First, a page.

- Abhilash Tomy’s (Bayanat) second Cape Horn rounding despite gear failure.
- Capt. Gugg can’t escape 60K winds and 8mtr seas bound for Cape Horn, but did catch much needed drinking water.
- Simon Curwen fighting to get south, and now a five day window to the Horn.
- Ian Herbert-Jones and Jeremy Bagshaw slow with head winds, desperate to get east toward the Horn.
- Kirsten leading the fleet and takes a break with Falkland Island friends!
Cape Horn is part of international folklore. Most know of its fearsome reputation for ships and lives lost and the emotional relief of finally sailing past. It has been like that for 100s of years. For solo sailors it is the biggest single objective of any planned circumnavigation and it is not gained easily.
Sir Robin Knox-Johnston in SUHAILI made the first solo nonstop circumnavigation via the three great capes in the 1968 Golden Globe. Around 180 sailors have now done the same. Vito Dumas in Lehg II his 9.5mtr double ender (not dissimilar to Suhaili) did it first with stops in 1943. Around 150 have now done that too. So 330 solo sailors have been drawn to this ultimate challenge of Cape Horn and a solo circumnavigation.
Four Golden Globe sailors are still trying for Cape Horn. Then it is home to Les Sables d’Olonne which is also the home of the International Association of Cape Horners “HALL OF FAME” recognising many of these great solo sailors. The register of all solo sailors who have done it is HERE.
Abhilash Tomy (IND) sailed past the infamous Cape Horn for the second time and in second position of the 2022 GGR at 18:00 UTC on Saturday 18th February. His first solo rounding was on January 26, 2013 while sailing ‘Mhadei’, a Van de Stadt “Tonga 56” design, supported by the Indian Navy, in an attempt to become the first solo non-stop Indian sailor to do so. He succeeded and the memory of that was strong in his mind this past week. He spent most of the previous week trapped on a lee shore off the coast of Chile, desperately trying to repair his broken wind vane in 30 to 40 knots of wind bound for Cape Horn. He did it!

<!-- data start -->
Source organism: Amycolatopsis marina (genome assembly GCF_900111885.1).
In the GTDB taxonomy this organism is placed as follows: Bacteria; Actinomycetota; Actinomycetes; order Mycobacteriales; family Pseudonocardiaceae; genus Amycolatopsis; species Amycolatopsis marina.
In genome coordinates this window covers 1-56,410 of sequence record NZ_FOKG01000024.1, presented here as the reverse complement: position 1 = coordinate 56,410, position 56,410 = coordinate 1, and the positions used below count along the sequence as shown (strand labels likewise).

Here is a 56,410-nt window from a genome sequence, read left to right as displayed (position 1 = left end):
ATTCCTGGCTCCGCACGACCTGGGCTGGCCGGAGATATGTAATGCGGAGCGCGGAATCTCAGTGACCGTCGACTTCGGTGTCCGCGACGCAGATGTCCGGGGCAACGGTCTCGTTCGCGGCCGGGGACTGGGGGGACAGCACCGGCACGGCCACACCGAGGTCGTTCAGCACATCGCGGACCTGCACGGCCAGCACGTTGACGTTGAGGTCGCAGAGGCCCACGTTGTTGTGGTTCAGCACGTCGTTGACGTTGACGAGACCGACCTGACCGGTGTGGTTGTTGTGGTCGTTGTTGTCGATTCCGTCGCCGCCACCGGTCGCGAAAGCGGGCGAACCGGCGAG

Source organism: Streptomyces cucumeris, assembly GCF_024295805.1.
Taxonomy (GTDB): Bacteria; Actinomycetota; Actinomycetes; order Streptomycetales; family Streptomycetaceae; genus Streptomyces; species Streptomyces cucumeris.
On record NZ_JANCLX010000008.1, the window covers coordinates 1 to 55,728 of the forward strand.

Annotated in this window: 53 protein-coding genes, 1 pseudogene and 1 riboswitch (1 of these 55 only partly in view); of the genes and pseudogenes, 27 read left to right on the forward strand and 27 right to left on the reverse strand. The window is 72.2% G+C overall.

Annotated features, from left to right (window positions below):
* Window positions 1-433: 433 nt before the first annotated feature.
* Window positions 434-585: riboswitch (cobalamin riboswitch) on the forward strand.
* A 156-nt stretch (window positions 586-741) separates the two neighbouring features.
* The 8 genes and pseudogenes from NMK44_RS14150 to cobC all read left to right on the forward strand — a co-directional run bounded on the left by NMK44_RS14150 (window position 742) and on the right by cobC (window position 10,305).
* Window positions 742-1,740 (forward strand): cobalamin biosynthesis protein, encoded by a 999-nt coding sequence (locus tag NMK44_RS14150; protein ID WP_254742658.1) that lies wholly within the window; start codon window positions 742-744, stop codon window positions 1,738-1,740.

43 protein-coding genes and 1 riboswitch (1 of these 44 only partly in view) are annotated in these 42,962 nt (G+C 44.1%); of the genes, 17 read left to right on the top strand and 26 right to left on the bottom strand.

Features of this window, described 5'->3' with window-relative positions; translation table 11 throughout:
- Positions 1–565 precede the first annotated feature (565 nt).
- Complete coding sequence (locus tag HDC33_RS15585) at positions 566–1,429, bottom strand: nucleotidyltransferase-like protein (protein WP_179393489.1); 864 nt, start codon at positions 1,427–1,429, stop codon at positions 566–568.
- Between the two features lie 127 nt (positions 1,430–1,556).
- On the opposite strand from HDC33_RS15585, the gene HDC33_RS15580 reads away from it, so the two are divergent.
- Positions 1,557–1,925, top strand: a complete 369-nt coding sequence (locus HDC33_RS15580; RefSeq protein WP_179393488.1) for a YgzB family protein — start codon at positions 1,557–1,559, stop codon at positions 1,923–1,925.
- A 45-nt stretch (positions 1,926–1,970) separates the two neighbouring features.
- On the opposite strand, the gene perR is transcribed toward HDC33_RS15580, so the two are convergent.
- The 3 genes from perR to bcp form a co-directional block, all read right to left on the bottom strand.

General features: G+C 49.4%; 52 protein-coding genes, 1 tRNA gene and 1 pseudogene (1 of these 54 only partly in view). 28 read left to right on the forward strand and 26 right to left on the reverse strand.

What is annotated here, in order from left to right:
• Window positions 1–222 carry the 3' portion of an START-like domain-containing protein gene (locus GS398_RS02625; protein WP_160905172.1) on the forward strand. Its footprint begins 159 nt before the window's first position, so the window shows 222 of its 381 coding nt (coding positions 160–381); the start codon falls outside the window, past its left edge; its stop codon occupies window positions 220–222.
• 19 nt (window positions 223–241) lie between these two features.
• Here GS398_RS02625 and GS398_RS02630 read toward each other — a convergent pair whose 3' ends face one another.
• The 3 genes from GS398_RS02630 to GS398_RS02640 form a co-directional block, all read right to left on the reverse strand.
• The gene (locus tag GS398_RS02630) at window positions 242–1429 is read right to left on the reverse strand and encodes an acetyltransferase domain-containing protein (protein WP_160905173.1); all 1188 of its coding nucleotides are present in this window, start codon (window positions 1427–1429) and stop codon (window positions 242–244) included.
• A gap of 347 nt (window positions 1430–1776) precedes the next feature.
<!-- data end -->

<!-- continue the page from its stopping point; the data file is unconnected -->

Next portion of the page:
He says sailing in the GGR is hugely satisfying compared to sailing with modern technical aids. He has become a better sailor through the GGR and is enjoying the challenge. Now he just wants to get to Les Sables d’Olonne.
It is great to be around Cape Horn, 10 years and 23 days after the first one. It’s been a lot harder this time than it was when I left from India and I still have another 2 months to go. Since January 26, my objective was to round the Horn safely and then sailing fast up the Atlantic. I have spent most of my time inside the boat working on the boat, and now looking forward to sailing again to Les Sables d’Olonne.Abhilash Tomy, Bayanat
Is Abhilash’s Bayanat getting tired? Can it make the finish in Les Sables d’Olonne? Abhilash is continuously working to service and fix things. All entrants do, on a regular basis, but it appears Abhilash may have more than usual. Will his windpilot go the distance? He now thinks it will! He sacrificed his chart table and then toilet door for Windvane parts and finally his yacht’s emergency rudder, even dismantling an anchor for more bits. His repairs however, have not been limited to the windvane and have also included stitched sails, broken Halyards, repaired spreaders with various trips aloft, dismantled wind generators, electrical system backouts, fixed water and diesel tank leaks and various issues as explained in his voluntary safety call. He is happy if not a little tired himself, but for sure, he is a real MacGyver of the Seas when it comes to fixing things. He keeps things going, so let’s hope it continues!
Meanwhile, Michael Guggenberger (AUT) onboard NURI is just 400 miles from Cape Horn. His well prepared Biscay 36 is in the middle of storms with 60 kt winds and 8mtr seas. GGR has been providing regular weather updates, but there is nowhere for him to hide. He has prepared well for this blow, which is going for nearly three days, while the seas continue to build. Six hours before the peak of the storm was due to hit, he reported.
2310 UTC 21 FEB
All well on board! current wind.. a LOT!!!.. waves are super BIG.. main and mizzen lashed tight to the boom both on lee and low. Storm jib is pulling on the bow. Have about 40 to 50m rope with about 20 kg chain at the end holding the stern. Happy sailor! lots of water and a pos. All well for now! aye!!Michael G.
Unlike Kirsten and Abhilash, the Southern Ocean is new territory for Michael. 10 years ago, when Abhilash rounded the rock for the first time and Kirsten started roaming these southern seas, the Austrian sailor had sailed a total of 7 days in salty waters! This is a testament to his preparation, his team lead by Stefan Weigel and his dedication to a lifetime GGR Dream.